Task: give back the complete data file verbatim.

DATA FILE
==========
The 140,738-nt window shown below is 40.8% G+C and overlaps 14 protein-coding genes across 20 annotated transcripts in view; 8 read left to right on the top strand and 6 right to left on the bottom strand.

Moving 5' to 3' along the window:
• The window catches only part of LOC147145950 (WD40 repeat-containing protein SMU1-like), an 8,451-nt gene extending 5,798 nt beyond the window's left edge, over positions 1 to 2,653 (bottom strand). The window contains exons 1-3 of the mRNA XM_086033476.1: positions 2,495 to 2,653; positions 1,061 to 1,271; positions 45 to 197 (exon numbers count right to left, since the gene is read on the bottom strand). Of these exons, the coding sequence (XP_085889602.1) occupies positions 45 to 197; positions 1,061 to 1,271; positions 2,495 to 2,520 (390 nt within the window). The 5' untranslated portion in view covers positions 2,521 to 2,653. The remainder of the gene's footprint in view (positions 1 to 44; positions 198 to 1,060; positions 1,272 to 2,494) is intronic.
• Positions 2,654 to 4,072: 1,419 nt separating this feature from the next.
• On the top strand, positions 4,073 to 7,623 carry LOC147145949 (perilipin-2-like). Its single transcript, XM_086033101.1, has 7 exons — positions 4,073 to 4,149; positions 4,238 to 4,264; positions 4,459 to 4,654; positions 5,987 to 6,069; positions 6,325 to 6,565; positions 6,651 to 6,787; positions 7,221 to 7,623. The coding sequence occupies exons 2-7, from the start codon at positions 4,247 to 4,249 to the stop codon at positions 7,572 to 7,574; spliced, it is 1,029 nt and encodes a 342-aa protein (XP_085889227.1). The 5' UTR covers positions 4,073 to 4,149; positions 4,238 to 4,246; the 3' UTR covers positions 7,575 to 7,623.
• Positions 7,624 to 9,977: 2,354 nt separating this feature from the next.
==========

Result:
The 140,738-nt window shown below is 40.8% G+C and overlaps 14 protein-coding genes across 20 annotated transcripts in view; 8 read left to right on the top strand and 6 right to left on the bottom strand.

Moving 5' to 3' along the window:
• The window catches only part of LOC147145950 (WD40 repeat-containing protein SMU1-like), an 8,451-nt gene extending 5,798 nt beyond the window's left edge, over positions 1 to 2,653 (bottom strand). The window contains exons 1-3 of the mRNA XM_086033476.1: positions 2,495 to 2,653; positions 1,061 to 1,271; positions 45 to 197 (exon numbers count right to left, since the gene is read on the bottom strand). Of these exons, the coding sequence (XP_085889602.1) occupies positions 45 to 197; positions 1,061 to 1,271; positions 2,495 to 2,520 (390 nt within the window). The 5' untranslated portion in view covers positions 2,521 to 2,653. The remainder of the gene's footprint in view (positions 1 to 44; positions 198 to 1,060; positions 1,272 to 2,494) is intronic.
• Positions 2,654 to 4,072: 1,419 nt separating this feature from the next.
• On the top strand, positions 4,073 to 7,623 carry LOC147145949 (perilipin-2-like). Its single transcript, XM_086033101.1, has 7 exons — positions 4,073 to 4,149; positions 4,238 to 4,264; positions 4,459 to 4,654; positions 5,987 to 6,069; positions 6,325 to 6,565; positions 6,651 to 6,787; positions 7,221 to 7,623. The coding sequence occupies exons 2-7, from the start codon at positions 4,247 to 4,249 to the stop codon at positions 7,572 to 7,574; spliced, it is 1,029 nt and encodes a 342-aa protein (XP_085889227.1). The 5' UTR covers positions 4,073 to 4,149; positions 4,238 to 4,246; the 3' UTR covers positions 7,575 to 7,623.
• Positions 7,624 to 9,977: 2,354 nt separating this feature from the next.